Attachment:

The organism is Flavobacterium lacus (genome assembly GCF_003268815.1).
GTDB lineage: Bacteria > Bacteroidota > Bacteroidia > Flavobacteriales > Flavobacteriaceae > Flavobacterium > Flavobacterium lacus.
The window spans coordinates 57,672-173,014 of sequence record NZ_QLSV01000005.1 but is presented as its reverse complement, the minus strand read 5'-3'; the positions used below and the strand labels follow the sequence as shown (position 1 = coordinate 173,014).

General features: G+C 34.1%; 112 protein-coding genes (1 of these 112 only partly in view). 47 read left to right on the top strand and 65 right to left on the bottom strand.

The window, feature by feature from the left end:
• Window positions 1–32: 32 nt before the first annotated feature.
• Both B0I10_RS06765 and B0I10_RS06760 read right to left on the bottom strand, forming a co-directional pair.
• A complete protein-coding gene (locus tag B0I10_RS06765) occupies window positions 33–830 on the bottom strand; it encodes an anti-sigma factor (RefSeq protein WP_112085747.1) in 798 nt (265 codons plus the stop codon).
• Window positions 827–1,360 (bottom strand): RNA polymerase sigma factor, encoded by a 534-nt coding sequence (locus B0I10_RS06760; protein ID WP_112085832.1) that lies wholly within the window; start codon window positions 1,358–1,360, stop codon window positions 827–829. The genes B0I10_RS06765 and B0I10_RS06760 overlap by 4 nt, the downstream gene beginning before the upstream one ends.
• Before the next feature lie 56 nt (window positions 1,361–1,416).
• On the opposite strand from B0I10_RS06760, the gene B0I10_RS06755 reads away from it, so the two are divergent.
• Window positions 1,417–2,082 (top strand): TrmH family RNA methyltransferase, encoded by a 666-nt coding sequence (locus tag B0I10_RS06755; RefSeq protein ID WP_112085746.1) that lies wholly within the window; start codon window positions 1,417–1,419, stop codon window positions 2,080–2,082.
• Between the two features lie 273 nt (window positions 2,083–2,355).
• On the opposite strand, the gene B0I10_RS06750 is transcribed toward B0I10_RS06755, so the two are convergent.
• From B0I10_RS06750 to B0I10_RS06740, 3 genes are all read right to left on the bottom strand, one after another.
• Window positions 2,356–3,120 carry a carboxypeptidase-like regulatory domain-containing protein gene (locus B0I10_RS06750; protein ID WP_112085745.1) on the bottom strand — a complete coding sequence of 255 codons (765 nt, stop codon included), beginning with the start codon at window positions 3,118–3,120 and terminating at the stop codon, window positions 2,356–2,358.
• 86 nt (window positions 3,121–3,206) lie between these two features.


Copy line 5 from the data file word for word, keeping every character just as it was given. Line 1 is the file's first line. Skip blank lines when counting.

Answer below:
The window, feature by feature from the left end: